Taking a small pension as a lump sum
You may have the option to convert 100% of a 'small' pension into a one-off cash payment. In most cases 25% will be free of tax and the remaining 75% will be taxable as normal income in the year in which it is paid. This is known as 'trivial commutation' and the cash received as a trivial commutation lump sum.
The commutation must be made at any time on or after your 55th birthday (the relevant age will increase in line with the increase in state pension age so that the age at which you can take trivial commutation remains ten years below the state pension age).
The total capital value of the pension that you may wish to cash in, plus the total value of all the other UK registered pensions (excluding any state pension or pension you receive as a widow/widower/surviving civil partner/dependant of a deceased pension scheme member) to which you are entitled, must be within the limit of £30,000.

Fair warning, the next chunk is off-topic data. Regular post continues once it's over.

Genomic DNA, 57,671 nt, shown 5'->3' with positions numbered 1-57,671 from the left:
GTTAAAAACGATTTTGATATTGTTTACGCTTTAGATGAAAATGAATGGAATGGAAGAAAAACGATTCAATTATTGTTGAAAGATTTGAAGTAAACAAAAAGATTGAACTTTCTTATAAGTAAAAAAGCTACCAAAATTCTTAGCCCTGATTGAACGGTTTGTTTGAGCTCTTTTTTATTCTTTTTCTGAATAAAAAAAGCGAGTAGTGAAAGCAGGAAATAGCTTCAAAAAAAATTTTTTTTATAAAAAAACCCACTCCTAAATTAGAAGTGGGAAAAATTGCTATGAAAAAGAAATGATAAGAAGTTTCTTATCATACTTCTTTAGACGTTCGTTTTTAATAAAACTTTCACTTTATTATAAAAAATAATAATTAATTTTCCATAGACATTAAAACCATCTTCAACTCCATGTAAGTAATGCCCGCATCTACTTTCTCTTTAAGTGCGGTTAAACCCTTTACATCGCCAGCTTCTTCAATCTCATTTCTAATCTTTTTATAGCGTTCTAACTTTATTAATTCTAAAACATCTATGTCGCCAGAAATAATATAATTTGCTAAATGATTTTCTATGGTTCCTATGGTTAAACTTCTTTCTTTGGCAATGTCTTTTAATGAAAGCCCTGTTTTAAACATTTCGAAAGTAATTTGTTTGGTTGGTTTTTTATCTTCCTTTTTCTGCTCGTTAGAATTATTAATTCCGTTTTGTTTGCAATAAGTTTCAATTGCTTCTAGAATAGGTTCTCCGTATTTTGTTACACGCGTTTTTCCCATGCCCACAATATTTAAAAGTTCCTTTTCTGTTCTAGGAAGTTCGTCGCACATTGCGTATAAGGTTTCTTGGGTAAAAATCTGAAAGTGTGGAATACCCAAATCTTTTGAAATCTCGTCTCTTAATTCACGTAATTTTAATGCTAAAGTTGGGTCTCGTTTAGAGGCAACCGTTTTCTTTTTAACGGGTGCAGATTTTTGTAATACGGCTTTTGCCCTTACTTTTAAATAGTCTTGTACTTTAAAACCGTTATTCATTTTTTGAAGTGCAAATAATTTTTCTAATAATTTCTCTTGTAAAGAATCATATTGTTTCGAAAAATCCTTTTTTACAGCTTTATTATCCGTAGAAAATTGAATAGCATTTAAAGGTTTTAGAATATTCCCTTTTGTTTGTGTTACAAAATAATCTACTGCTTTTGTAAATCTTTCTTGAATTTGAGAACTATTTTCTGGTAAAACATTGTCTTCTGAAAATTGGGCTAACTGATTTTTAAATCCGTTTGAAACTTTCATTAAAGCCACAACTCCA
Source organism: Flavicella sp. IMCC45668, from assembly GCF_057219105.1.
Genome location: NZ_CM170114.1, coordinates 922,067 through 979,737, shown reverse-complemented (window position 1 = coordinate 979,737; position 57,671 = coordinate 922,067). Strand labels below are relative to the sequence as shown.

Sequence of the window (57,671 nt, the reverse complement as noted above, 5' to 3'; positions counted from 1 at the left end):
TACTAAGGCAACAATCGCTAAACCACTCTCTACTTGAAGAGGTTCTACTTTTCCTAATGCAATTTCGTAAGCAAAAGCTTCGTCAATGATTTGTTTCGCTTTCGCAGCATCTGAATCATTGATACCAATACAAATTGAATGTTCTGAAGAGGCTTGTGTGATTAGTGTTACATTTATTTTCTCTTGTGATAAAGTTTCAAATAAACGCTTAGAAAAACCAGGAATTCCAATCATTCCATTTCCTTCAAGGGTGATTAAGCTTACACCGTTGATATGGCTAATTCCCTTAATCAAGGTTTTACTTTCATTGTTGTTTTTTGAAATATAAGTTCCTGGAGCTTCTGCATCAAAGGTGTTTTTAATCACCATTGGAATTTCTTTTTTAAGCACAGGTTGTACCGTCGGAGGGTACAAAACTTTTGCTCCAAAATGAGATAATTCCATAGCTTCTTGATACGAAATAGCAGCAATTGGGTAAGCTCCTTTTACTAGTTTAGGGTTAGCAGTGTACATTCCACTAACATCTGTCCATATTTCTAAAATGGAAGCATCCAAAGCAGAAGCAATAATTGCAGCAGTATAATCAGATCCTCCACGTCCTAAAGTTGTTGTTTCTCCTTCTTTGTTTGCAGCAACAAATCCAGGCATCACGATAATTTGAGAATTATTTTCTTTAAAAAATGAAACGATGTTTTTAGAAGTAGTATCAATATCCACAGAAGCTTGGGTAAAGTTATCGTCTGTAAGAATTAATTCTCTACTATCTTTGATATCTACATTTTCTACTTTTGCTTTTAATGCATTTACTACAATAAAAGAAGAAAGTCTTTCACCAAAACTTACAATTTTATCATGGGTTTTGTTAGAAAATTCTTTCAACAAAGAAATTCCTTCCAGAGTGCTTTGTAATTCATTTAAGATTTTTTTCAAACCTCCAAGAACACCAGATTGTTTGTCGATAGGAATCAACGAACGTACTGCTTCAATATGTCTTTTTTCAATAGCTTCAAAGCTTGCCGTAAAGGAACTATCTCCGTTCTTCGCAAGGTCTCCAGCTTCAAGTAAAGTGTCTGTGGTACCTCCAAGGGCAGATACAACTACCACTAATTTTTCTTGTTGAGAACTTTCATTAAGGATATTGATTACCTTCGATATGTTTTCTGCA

All trivial commutations that you wish to make must be within 12 months of the date on which you cash the first one in. You do not need to cash in all of the pension you have, but if you take a trivial commutation from a particular pension you must cash in the whole of that pension.
You must have available Lifetime Allowance to pay the lump sum.
Before the payment can be made, you will be asked to complete a declaration confirming your total benefit entitlement across all UK registered schemes.
Alternatively, it may possible to commute a lesser amount (currently £10,000) if the conditions for the £30,000 limit are not met.